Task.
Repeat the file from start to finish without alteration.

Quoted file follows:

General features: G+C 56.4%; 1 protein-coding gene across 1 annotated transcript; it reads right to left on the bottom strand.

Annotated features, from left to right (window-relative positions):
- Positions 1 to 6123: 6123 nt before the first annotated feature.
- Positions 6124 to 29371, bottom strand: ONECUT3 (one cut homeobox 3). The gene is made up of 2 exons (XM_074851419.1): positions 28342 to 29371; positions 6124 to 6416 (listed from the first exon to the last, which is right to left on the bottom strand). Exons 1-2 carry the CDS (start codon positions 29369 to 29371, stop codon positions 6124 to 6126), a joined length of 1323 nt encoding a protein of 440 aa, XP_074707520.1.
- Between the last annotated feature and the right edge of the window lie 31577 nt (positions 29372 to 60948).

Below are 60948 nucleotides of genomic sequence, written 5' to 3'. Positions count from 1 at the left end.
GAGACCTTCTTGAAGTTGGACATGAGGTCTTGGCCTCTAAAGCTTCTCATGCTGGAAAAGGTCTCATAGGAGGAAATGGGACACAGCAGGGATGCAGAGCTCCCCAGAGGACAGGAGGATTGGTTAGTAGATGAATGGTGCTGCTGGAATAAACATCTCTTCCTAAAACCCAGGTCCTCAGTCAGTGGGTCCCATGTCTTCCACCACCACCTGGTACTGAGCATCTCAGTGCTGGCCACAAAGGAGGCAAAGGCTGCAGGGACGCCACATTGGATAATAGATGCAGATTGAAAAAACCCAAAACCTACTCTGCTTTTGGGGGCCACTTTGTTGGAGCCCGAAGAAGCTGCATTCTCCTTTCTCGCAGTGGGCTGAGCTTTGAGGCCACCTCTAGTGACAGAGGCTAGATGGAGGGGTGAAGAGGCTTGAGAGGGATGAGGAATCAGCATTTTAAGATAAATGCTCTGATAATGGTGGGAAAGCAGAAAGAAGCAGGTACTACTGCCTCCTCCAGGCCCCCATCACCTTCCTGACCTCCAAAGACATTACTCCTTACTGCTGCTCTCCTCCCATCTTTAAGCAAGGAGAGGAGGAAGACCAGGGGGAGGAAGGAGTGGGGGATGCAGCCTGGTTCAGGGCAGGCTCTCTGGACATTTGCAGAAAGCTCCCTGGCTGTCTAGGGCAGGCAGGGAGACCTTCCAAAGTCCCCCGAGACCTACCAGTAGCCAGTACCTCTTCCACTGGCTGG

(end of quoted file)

General features: G+C 56.4%; 1 protein-coding gene across 1 annotated transcript; it reads right to left on the bottom strand.

Annotated features, from left to right (window-relative positions):
- Positions 1 to 6123: 6123 nt before the first annotated feature.
- Positions 6124 to 29371, bottom strand: ONECUT3 (one cut homeobox 3). The gene is made up of 2 exons (XM_074851419.1): positions 28342 to 29371; positions 6124 to 6416 (listed from the first exon to the last, which is right to left on the bottom strand). Exons 1-2 carry the CDS (start codon positions 29369 to 29371, stop codon positions 6124 to 6126), a joined length of 1323 nt encoding a protein of 440 aa, XP_074707520.1.
- Between the last annotated feature and the right edge of the window lie 31577 nt (positions 29372 to 60948).

Below are 60948 nucleotides of genomic sequence, written 5' to 3'. Positions count from 1 at the left end.
GAGACCTTCTTGAAGTTGGACATGAGGTCTTGGCCTCTAAAGCTTCTCATGCTGGAAAAGGTCTCATAGGAGGAAATGGGACACAGCAGGGATGCAGAGCTCCCCAGAGGACAGGAGGATTGGTTAGTAGATGAATGGTGCTGCTGGAATAAACATCTCTTCCTAAAACCCAGGTCCTCAGTCAGTGGGTCCCATGTCTTCCACCACCACCTGGTACTGAGCATCTCAGTGCTGGCCACAAAGGAGGCAAAGGCTGCAGGGACGCCACATTGGATAATAGATGCAGATTGAAAAAACCCAAAACCTACTCTGCTTTTGGGGGCCACTTTGTTGGAGCCCGAAGAAGCTGCATTCTCCTTTCTCGCAGTGGGCTGAGCTTTGAGGCCACCTCTAGTGACAGAGGCTAGATGGAGGGGTGAAGAGGCTTGAGAGGGATGAGGAATCAGCATTTTAAGATAAATGCTCTGATAATGGTGGGAAAGCAGAAAGAAGCAGGTACTACTGCCTCCTCCAGGCCCCCATCACCTTCCTGACCTCCAAAGACATTACTCCTTACTGCTGCTCTCCTCCCATCTTTAAGCAAGGAGAGGAGGAAGACCAGGGGGAGGAAGGAGTGGGGGATGCAGCCTGGTTCAGGGCAGGCTCTCTGGACATTTGCAGAAAGCTCCCTGGCTGTCTAGGGCAGGCAGGGAGACCTTCCAAAGTCCCCCGAGACCTACCAGTAGCCAGTACCTCTTCCACTGGCTGG